I was 10 minutes down the trail when I heard the distinctive sound of wings disturbing the air above. I looked up to see an uneven “V” of maybe 20 Canada geese directly overhead. The early morning sun illuminated their port sides, giving them an almost luminescent, coppery glow.
Category Archives: Adventure
Winter Wild heeds the call of nature’s honest season
If fall is nature at its showiest, winter is nature at its most honest. Minus her canopy, her understory, her ground cover, she has little to hide. Stone foundations from homesteads long abandoned lie exposed. Distant mountaintops are revealed. Critters have nowhere to hide. It’s the perfect time to be in the woods, a time when you can peer deep into nature’s soul. Especially if you seek a more true form of adventure — the type of adventure that doesn’t exist on a blazed trail marked on a map. That’s why we go wild over winter.
Big adventures in small places
About 12 percent of the United States is protected as natural area. That’s roughly 456,000 square miles of the nation’s total land mass of about 3.8 million square miles.
Now, when most of us think of land set aside to protect nature, at least here in the Southeast, we think of National Parks, we think of National Forests, we think of State Parks. Yet nationwide those three entities only account for about 10 percent of total protected land. What about those remaining 3.3 million square miles?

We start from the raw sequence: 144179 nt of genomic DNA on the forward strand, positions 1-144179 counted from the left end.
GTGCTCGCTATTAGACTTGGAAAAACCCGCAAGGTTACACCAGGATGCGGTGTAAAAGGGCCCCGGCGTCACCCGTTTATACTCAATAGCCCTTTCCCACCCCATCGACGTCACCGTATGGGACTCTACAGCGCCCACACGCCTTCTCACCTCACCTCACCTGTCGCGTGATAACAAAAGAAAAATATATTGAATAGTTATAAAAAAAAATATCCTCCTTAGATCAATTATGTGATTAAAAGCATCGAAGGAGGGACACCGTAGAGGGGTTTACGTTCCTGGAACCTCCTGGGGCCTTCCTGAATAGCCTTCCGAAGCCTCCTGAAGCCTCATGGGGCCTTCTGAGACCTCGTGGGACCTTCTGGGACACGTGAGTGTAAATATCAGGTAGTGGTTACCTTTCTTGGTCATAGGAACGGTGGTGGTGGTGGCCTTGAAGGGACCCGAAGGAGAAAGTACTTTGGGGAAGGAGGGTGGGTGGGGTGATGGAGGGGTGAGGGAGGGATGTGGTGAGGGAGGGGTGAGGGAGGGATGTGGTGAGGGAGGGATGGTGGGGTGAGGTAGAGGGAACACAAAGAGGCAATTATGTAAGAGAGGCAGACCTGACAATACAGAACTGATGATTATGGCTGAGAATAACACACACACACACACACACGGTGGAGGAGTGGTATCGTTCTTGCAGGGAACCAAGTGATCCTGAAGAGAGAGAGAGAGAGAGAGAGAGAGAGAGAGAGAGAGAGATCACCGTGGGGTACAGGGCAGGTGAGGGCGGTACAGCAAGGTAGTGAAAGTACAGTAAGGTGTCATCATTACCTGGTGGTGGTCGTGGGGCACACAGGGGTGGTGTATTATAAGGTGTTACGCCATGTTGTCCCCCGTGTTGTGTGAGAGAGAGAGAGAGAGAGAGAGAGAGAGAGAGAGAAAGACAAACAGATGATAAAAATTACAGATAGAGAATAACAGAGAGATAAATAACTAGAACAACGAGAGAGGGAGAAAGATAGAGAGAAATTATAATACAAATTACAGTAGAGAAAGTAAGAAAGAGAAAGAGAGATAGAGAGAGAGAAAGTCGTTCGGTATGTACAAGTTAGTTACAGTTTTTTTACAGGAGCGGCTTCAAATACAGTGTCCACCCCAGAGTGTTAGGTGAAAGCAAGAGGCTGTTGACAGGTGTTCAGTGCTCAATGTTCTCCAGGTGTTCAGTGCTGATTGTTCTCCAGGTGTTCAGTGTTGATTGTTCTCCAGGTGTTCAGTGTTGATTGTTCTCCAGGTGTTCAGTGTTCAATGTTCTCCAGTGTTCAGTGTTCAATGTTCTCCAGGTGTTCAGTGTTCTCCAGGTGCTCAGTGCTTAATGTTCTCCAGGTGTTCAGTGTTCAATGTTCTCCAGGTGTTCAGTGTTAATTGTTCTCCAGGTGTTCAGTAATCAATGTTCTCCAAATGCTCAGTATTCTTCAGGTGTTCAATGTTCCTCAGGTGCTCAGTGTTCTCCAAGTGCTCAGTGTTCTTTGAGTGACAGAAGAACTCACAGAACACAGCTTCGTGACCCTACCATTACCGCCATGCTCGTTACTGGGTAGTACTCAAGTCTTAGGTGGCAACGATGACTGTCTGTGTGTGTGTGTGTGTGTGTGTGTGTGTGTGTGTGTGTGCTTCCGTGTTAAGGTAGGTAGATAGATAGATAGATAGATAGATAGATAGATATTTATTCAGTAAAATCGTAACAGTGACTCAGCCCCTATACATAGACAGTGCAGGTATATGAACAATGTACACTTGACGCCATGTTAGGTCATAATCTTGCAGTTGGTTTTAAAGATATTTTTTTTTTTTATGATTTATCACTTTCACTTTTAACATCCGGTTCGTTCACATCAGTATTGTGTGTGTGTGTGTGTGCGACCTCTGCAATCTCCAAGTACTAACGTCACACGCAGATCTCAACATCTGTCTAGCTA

GetOut! Eno Outback, Rockin’ Occoneechee, Birds
Our favorite place in Eno River State Park is likely a place you haven’t been, let alone heard of. Rocky Creek has a short run in the park, running for not much more than two or three miles through an area devoid of trails called the Eno Wilderness. Most maps show it as a broken blue line — an intermittent waterway. When it’s running, though, Rocky Creek a sight as it works its way through a beech forest that’s tight in spots, widening just enough in others to accommodate a narrow bottomland forest. As its name implies, it carves its way rough and tumble through rocky terrain.
Warm up to winter hiking with a few simple tips
We believe in being out in the cold. We want you non-believers to believe as well.
Last week, we shared what it is we love so much about the winter woods. Today, we share some cold-weather-coping — nay, cold-weather-embracing — tips from our GetBackpacking! Winter Camp tips sheet. (These tips related more to the hiking end of the experience; the 8-page tips sheet covers cold-weather camping tips as well.)